Creative Street Art That’s Sure To Brighten Your Day
There is a huge number of talented artists across the globe that bring their creations to life in the streets. Using everything from stencils to spraypaint, these artists allow the world a glimpse into their beautiful minds by spilling their creations on sidewalks, the sides of buildings, and even in sand. Whether packed with a political message or just an attempt to bring beauty into this life, street art is one of the most inspirational and impactful forms of creativity there is. Take a moment and allow yourself to be astonished by the street art you’re about to see. It won’t disappoint.
Enter The World Of Julian Beever
Julian Beever is a pure genius. There aren’t many experiences like walking down the street and entering a 3D world, seeing the drawings as if they were real. With chalk alone, Beever creates playful pieces for people to enjoy.
The British artist began as a busker, but it wouldn’t take long for him to gain commercial commissions during the mid-2000s. Not only does he create interesting pieces like this Spider-Man artwork, but he also made a 10-part TV series and released a book in 2011.
A woman with a lot on her mind… that’s what we see when we look at Sonora, the mural painted on the Arizona and Mexico border. Harriet “Hazard” Ford created this masterpiece to open a dialogue through art.
The British street artist did this work on a warehouse in an abandoned mining town called Ajo, as part of a crowdfunded project. One look at this piece and a conversation will most certainly spark.
Ocean Concrete Mural
There’s a ton of great talent hailing from Brazil including OSGEMEOS. That term means twins in Portuguese, which is cool because OSGEMEOS consists of twin brothers Gustavo and Otávio Pandolfo.
They have done pieces all over the globe. For the 2014-2016 Vancouver Biennale, the twins put together a 360-degree, 70-foot painting across the Ocean Concrete plant on Vancouver’s Granville Island. That happened to be their biggest mural to date, and we’re happy they made it.
16th Avenue Tiled Steps
The project known as “The 16th Avenue Tiled Steps” was a community effort. This whimsical work in San Francisco came about thanks to inspiration from the famous Selarón steps in Rio de Janeiro. Residents in the neighborhood elected artists Aileen Barr and Collette Crutcher to do this project.
The design comprised of 163 mosaic panels finished in 2005. The concept is sea to sky, with local residents sponsoring handmade tiles. There were three workshops held within the community so that everyone could assist with this creation.
Ernest Zacharevic Interactive Art
Ernest Zacharevic is a Lithuanian artist who brings fine art outdoors. He doesn’t restrict himself to one medium, as he utilizes oil paint, stencils, sculpture, and spray paint. He doesn’t think in terms of limitations, and that brings his creations to life.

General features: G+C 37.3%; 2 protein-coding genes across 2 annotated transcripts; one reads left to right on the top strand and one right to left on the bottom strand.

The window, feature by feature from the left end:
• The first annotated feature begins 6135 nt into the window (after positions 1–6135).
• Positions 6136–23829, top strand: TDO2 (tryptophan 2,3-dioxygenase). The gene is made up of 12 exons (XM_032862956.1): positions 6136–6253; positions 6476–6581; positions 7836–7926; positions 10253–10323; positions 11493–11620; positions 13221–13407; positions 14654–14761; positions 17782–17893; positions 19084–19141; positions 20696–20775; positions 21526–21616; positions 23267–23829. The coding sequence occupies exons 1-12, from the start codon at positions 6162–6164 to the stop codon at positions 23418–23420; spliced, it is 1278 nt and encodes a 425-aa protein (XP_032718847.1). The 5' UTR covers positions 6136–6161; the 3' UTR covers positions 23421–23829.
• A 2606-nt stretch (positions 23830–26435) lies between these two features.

We may have more of his art to showcase later, but we’ll start with this piece. We see a young girl seemingly hanging onto the shutters of this building as if she’s exercising… quite an amazing sight.
Brother And Sister On A Swing
This piece called “Brother and Sister on a Swing” was done by Louis Gan and can be found in George Town, Malaysia. This is one of the more fun interactive pieces you may ever come across.
It’s a favorite across George Town, and we can see why. With the little kids smiling at you on their “swing,” you can join in on the fun and hop on a swing too. Just be careful not to give the real swing a try.
Behind Closed Doors
Dean Stockton, also known as D*Face, is a London-based artist who makes art inspired by the things he loved a child. This includes album art, cartoons, and skate graphics. He draws a lot of inspiration from pop artist Roy Lichtenstein as well.
One of his most famous pieces is “Behind Closed Doors,” which is on the side of the Plaza Hotel in Las Vegas. He cleverly used the shape of the building to add depth to the mural.
Colorful David On Display
Have you ever seen such a colorful version of David? Probably not, but we have Eduardo Kobra to thank for it. He’s a Brazilian street artist originating from the south side of São Paulo.
This particular design is done right onto the marble at a quarry in Carrara, Italy. That happens to be where Michaelangelo and other prominent artists found marble to use in their sculptures. Kobra has been doing graffiti since his teens and even did a mural for the Rio Olympics, which set the record for the world’s most massive mural.
Love Thy Neighbor
Los Angeles-based artist Cryptik has a unique way with calligraphy. He embeds it into his street art in the most divine of ways. In fact, much of his creativity is heavily influenced by eastern philosophy and sacred texts.
There are also hints of geometric patterns that you can find in Muslim art and architecture. Take this building, for example. You can find it in New York’s lower east side, and it translates to “Love thy neighbor.”
Alice Pasquini Is Global
If you’ve never heard of Roman artist Alice Pasquini, no worries. Today is your day. Her work is all over the world in galleries, but also on surfaces and walls in urban areas.